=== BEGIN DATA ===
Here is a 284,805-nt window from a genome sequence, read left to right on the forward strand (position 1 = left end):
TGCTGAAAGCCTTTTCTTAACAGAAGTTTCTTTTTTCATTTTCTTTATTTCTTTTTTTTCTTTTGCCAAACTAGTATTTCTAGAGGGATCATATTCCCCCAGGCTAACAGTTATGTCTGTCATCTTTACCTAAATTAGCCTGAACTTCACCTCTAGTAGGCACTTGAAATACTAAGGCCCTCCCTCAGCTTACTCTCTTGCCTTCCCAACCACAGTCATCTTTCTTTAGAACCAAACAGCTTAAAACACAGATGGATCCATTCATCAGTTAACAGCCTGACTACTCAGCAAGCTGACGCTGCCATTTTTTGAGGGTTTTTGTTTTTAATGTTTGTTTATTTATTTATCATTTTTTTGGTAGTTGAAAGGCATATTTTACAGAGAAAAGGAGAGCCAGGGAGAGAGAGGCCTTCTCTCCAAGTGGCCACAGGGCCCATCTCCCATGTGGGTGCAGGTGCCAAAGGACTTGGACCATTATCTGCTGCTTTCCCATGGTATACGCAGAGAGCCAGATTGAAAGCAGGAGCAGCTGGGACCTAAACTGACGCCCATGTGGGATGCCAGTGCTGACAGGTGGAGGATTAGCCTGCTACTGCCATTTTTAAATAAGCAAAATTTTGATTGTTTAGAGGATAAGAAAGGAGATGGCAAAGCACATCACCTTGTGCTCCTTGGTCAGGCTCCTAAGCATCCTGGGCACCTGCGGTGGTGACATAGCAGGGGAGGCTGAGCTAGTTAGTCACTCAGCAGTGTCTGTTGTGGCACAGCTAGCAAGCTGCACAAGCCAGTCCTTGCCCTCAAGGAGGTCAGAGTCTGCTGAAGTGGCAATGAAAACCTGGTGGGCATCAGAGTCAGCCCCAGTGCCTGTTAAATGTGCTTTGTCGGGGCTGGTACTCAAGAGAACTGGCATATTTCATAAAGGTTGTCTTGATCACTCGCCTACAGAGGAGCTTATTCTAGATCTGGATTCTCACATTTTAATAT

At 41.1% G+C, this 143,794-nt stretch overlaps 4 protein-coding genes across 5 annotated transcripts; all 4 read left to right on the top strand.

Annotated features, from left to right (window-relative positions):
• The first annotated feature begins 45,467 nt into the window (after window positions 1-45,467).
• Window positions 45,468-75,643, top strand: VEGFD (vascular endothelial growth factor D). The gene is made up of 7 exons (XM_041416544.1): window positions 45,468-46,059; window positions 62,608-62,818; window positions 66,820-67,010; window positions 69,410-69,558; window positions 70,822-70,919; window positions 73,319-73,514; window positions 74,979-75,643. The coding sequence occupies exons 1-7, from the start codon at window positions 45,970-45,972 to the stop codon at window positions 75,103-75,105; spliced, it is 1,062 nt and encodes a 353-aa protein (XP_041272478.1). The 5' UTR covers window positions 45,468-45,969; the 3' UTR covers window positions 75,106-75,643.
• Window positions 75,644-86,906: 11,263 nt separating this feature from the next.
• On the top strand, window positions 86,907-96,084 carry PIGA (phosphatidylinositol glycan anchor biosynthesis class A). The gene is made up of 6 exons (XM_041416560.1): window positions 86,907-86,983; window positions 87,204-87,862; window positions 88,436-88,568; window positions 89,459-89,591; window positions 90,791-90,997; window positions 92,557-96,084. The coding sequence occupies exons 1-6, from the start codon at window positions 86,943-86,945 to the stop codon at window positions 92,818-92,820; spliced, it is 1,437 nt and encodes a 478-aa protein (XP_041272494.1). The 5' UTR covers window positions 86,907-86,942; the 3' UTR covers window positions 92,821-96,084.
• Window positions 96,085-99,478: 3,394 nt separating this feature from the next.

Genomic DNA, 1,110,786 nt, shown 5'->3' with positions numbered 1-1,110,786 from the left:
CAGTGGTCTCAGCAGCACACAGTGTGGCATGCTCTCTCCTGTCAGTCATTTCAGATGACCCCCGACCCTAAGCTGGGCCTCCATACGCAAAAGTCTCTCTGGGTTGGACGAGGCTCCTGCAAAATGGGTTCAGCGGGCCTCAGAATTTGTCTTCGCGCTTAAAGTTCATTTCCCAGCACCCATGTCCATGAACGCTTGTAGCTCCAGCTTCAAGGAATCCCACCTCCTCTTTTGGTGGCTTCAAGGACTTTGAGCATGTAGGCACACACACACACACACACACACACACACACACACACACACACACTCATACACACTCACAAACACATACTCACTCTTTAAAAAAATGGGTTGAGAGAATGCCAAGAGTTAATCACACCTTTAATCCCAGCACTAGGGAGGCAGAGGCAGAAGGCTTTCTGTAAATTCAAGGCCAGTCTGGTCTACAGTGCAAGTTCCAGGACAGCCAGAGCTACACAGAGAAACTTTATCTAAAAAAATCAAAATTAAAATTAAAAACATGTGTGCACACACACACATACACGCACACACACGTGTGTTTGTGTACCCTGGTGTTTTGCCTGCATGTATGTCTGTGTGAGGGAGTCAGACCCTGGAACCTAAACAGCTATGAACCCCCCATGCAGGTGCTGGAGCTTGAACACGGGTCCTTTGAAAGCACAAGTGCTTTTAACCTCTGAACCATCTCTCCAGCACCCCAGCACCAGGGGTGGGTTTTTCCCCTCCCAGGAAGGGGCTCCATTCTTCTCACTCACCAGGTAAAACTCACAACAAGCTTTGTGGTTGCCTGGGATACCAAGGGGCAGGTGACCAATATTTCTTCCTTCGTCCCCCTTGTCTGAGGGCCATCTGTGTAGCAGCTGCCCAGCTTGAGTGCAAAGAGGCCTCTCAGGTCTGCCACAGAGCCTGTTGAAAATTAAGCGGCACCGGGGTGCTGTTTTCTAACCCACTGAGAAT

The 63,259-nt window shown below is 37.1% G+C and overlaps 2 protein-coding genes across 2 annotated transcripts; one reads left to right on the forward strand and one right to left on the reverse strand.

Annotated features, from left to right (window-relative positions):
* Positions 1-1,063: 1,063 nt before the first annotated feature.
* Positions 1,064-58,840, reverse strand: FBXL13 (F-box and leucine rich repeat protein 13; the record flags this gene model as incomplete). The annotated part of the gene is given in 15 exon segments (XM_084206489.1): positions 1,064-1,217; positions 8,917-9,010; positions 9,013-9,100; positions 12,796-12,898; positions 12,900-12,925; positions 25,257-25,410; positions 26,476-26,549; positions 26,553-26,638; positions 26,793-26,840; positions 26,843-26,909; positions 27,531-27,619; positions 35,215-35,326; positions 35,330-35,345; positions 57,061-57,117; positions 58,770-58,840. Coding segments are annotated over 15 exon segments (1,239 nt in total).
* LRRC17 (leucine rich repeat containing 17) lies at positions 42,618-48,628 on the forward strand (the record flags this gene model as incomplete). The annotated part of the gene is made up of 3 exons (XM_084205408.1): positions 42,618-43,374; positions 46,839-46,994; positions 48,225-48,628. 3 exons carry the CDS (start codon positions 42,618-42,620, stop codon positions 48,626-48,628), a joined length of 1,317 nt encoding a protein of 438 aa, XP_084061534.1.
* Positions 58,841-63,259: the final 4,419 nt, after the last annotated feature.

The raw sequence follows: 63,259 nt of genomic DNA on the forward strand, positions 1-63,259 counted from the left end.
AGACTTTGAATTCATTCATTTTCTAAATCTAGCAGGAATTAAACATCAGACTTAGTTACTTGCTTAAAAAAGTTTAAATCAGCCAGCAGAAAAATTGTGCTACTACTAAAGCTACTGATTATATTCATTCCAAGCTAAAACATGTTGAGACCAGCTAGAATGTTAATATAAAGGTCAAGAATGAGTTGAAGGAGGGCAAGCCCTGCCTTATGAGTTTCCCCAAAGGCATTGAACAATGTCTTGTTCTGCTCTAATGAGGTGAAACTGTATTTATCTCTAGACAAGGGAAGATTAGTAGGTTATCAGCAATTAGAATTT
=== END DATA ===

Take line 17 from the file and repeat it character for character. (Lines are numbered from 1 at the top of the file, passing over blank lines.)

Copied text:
* Positions 58,841-63,259: the final 4,419 nt, after the last annotated feature.